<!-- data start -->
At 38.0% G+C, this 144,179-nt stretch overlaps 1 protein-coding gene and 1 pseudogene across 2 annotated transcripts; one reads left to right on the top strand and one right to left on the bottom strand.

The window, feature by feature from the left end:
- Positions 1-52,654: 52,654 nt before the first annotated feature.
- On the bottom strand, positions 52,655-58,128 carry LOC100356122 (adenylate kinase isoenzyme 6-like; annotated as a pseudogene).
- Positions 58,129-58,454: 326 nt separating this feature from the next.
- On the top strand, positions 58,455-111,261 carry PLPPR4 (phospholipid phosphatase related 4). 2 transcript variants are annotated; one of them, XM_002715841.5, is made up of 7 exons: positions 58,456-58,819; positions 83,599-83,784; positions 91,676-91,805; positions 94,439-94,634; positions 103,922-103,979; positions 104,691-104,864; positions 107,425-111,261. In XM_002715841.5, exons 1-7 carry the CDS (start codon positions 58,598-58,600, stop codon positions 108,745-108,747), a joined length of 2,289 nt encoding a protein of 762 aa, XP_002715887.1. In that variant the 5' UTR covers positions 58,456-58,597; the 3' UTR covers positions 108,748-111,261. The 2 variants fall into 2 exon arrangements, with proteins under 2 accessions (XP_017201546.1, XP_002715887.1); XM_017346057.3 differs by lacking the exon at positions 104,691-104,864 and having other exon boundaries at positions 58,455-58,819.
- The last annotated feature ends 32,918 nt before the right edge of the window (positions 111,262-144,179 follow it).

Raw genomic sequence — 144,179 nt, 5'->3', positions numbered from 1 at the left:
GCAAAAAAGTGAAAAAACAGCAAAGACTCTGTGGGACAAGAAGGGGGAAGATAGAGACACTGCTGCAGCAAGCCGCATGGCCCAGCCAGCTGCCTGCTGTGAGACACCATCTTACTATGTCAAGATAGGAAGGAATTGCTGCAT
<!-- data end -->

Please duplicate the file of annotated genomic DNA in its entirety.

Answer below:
At 38.0% G+C, this 144,179-nt stretch overlaps 1 protein-coding gene and 1 pseudogene across 2 annotated transcripts; one reads left to right on the top strand and one right to left on the bottom strand.

The window, feature by feature from the left end:
- Positions 1-52,654: 52,654 nt before the first annotated feature.
- On the bottom strand, positions 52,655-58,128 carry LOC100356122 (adenylate kinase isoenzyme 6-like; annotated as a pseudogene).
- Positions 58,129-58,454: 326 nt separating this feature from the next.
- On the top strand, positions 58,455-111,261 carry PLPPR4 (phospholipid phosphatase related 4). 2 transcript variants are annotated; one of them, XM_002715841.5, is made up of 7 exons: positions 58,456-58,819; positions 83,599-83,784; positions 91,676-91,805; positions 94,439-94,634; positions 103,922-103,979; positions 104,691-104,864; positions 107,425-111,261. In XM_002715841.5, exons 1-7 carry the CDS (start codon positions 58,598-58,600, stop codon positions 108,745-108,747), a joined length of 2,289 nt encoding a protein of 762 aa, XP_002715887.1. In that variant the 5' UTR covers positions 58,456-58,597; the 3' UTR covers positions 108,748-111,261. The 2 variants fall into 2 exon arrangements, with proteins under 2 accessions (XP_017201546.1, XP_002715887.1); XM_017346057.3 differs by lacking the exon at positions 104,691-104,864 and having other exon boundaries at positions 58,455-58,819.
- The last annotated feature ends 32,918 nt before the right edge of the window (positions 111,262-144,179 follow it).

Raw genomic sequence — 144,179 nt, 5'->3', positions numbered from 1 at the left:
GCAAAAAAGTGAAAAAACAGCAAAGACTCTGTGGGACAAGAAGGGGGAAGATAGAGACACTGCTGCAGCAAGCCGCATGGCCCAGCCAGCTGCCTGCTGTGAGACACCATCTTACTATGTCAAGATAGGAAGGAATTGCTGCAT